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Write a concise account of the history of the Lutheran passion up to Bach's Matthew Passion. Were all the developments improvements?

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Write a concise account of the history of the Lutheran passion up to Bach's Matthew Passion. Were all the developments improvements? Passion music, i.e. the setting of the Passion of Christ to music for performance during Holy Week, has been a tradition for centuries. It has gone through many changes, the most dramatic of which occurred during and after the Reformation in Germany. These are called Lutheran Passions, because they are most influenced by the style and theology of Martin Luther and the composers were usually writing for the Lutheran Church in Germany. I would like to discuss the developments that occurred and explain what I think and whether or not they were improvements. Overall I think the changes to the style were positive, and necessary for the survival and popularity of the genre. The performance of the Passion dates back to the very early church; the dramatic spoken recital of gospels in church can be traced back to the fourth century. The performance of sung passions was established by the twelfth century, where 3 clergy members sang; the narrator was a tenor, Christ a bass and the crowd were represented by an alto. In the Middle Ages, some simple choral participation was added as the crowd part and it became the Responsorial Passion. The motet, another type of passion, was the product of the Renaissance, and the 17th Century brought the Oratorio Passion and the Seven Last Words of Christ. ...read more.


a dance form and cross rhythms for the music under the words 'crucified on the cross', an obvious juxtaposition of joyous music and deadly serious words. Johann Sebastiani (1622-83) wrote a Matthew Passion around 1663, which was quite conservative, but introduced the string halo to represent Christ, and he drops the violins for the words 'My God, why hast thou forsaken me?', a feature emulated by Bach in his Matthew Passion. Sebastiani introduced chorales as a commentary tool; he has seventeen different settings of the same chorale melody throughout his passion. Christ's vocal line is slightly different from other composers; quite often it is the bass line or doubles the bass line. This is typical of 17th Century thinking that the bass line is the firm foundation of music, and possibly a metaphor for Christ being the firm foundation on which we should build our faith. Johann Theile (1646-1724) was a well-known musical theorist, a pupil of Sch�tz and friend of Buxtehude. He wrote a Matthew Passion which like Sebastiani's passion, finds Christ at the bottom of the texture as the cornerstone, and again accompanied by violins. The juxtaposition of the high and low here may signify that Christ is at all ends of the spectrum; the high and low, the Alpha and Omega. Only Christ has instrumental accompaniment, all other singers have continuo alone; the texture is relentless, but becomes placid when Christ sings, a feature unique to Theile as a composer. ...read more.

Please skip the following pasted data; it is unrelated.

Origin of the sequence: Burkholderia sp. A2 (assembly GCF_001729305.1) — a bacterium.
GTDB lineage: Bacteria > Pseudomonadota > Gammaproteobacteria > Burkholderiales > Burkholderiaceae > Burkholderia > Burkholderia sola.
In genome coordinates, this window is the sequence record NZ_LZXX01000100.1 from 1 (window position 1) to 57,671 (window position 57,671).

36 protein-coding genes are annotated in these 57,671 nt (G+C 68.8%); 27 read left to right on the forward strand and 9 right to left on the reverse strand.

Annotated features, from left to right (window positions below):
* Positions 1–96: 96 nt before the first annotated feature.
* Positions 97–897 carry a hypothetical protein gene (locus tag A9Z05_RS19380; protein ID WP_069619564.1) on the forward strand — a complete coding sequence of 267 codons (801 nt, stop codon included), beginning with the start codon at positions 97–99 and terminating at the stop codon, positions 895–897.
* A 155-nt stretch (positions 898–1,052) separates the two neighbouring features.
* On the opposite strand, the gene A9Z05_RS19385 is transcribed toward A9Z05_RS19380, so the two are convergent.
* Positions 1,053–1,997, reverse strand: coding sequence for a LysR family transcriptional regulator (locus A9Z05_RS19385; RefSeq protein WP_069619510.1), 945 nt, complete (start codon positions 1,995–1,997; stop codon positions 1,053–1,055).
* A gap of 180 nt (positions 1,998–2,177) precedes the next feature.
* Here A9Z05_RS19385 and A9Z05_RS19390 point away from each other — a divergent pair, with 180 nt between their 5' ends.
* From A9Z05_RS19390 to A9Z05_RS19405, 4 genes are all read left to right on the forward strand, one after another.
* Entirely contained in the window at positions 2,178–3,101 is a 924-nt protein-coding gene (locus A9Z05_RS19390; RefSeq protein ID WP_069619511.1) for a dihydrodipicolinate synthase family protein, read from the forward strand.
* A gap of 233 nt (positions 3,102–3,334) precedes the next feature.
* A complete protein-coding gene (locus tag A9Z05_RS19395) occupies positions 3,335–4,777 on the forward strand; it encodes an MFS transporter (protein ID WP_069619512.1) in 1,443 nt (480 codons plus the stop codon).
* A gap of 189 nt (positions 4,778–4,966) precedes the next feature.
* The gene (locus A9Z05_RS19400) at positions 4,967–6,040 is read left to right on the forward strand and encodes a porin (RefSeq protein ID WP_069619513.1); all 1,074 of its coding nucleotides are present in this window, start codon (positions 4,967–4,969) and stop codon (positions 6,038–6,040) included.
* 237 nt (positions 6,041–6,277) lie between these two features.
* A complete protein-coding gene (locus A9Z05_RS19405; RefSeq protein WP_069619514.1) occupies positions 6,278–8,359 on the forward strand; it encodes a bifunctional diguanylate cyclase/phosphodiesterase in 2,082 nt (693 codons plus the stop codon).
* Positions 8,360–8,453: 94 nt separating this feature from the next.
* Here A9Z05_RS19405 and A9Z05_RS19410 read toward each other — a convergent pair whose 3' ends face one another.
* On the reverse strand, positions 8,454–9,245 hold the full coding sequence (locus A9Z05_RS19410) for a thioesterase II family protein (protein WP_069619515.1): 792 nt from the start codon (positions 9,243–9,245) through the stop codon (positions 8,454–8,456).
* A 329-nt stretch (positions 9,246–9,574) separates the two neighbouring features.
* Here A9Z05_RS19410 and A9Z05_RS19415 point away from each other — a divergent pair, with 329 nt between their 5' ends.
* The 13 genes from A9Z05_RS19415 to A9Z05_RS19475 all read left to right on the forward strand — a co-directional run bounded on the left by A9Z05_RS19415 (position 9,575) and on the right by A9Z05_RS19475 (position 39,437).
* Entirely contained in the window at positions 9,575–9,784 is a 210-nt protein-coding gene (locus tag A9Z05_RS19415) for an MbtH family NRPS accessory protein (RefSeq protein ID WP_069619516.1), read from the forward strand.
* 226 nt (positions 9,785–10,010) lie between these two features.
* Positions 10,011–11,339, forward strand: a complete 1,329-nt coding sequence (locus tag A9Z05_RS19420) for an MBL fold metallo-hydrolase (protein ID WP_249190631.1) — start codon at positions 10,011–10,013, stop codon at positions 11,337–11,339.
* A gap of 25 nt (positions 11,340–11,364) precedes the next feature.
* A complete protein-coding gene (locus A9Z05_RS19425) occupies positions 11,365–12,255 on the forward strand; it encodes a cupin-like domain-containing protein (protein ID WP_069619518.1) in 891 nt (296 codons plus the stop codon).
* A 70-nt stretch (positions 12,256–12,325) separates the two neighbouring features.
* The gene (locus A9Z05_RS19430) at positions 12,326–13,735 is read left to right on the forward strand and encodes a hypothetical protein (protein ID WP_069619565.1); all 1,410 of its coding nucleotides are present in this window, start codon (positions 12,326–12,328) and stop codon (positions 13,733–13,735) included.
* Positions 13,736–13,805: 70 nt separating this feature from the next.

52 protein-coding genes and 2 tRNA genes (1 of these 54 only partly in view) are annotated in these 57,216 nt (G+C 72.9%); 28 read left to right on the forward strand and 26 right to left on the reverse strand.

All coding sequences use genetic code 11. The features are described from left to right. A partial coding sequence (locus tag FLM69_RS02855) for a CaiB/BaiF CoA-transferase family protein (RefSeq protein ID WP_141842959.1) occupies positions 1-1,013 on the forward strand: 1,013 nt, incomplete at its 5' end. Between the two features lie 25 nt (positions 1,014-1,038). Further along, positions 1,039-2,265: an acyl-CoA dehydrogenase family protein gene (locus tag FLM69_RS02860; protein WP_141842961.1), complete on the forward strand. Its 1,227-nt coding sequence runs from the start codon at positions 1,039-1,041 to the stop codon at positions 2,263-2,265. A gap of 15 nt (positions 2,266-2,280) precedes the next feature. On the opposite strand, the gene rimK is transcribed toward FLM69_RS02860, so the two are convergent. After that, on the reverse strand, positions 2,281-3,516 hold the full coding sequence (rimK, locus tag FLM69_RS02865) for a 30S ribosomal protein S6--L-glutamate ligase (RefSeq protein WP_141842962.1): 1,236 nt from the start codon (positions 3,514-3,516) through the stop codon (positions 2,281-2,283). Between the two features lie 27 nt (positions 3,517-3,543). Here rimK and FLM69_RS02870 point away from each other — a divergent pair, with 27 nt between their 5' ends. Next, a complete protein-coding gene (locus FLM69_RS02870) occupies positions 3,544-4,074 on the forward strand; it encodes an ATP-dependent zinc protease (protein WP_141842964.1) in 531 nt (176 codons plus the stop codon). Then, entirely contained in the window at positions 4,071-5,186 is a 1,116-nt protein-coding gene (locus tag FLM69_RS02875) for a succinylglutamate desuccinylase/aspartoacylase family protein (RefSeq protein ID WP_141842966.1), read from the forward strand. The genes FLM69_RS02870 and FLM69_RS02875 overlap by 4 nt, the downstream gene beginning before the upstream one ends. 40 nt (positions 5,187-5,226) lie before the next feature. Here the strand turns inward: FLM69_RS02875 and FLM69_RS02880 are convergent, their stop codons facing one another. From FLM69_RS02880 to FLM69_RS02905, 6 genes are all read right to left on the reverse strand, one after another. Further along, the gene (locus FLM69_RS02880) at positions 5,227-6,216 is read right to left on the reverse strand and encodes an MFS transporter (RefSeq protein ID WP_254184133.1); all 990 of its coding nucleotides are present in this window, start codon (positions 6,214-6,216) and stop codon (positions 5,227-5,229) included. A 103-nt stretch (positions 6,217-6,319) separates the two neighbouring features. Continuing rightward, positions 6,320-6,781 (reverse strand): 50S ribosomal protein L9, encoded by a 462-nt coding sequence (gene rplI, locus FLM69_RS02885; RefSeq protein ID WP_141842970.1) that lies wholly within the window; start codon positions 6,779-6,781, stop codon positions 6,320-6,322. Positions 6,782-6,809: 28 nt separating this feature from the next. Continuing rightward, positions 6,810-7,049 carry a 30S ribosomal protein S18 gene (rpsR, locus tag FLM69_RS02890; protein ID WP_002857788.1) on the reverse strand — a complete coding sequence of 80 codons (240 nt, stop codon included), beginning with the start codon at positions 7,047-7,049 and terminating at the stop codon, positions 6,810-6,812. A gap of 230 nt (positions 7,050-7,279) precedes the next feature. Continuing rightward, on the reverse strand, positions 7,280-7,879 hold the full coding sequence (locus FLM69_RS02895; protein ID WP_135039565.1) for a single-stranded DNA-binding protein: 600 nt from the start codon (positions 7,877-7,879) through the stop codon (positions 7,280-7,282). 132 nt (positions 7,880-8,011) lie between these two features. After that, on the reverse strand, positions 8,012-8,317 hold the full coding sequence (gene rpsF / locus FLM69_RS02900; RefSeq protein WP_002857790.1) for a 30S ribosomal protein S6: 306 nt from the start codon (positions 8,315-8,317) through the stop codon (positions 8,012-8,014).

Puritans would argue that if one enjoys listening to the passion it is lascivious and one should be feeling guilty for being a member of the human race that murdered Christ. This is rooted in the theology of the Roman Church, which used religion and guilt as a means of controlling the peasants in the middle ages. In conclusion, I believe that the developments I have described in this essay were improvements; one is so much more inspired listening to a Bach passion than the Walter passion for example. The Bach passions present the story in a much more accessible way than Bach's predecessors did, therefore promoting the word of God in a more positive way than before. I think this is why Bach's passions have outlasted in popularity over the composers immediately predating him and the inspirational quality accounts for the appeal of the Bach passions to non-church audiences. Lecture Notes: J.S Bach and the Passion Tradition, lectures given by Prof. J. Butt Grout, Palisca: A history of Western Music fifth edition, pub Norton. The Cambridge companion to Bach, Edited by John Butt, Cambridge University Press. Oxford composer companions; J.S. Bach, Edited by Malcolm Boyd, Oxford University Press. Luther and the Reformation, V.H.H Green. "Reformation" and "Counter-Reformation". Encyclopaedia Britannica 2003. Encyclopaedia Britannica Online, accessed 16 October 2003, <http://www.britannica.com> "Reformation", "Catholic Church Music", "Lutheran Church music". Grove Music Online ed. L. Macy (Accessed 16th October 2003), <http://www.grovemusic.com> St John Passion, St Matthew Passion, composer J.S. Bach, published by B�renreiter. Bachs Mattha�spassion, Heuss. 0308201 1 ...read more.

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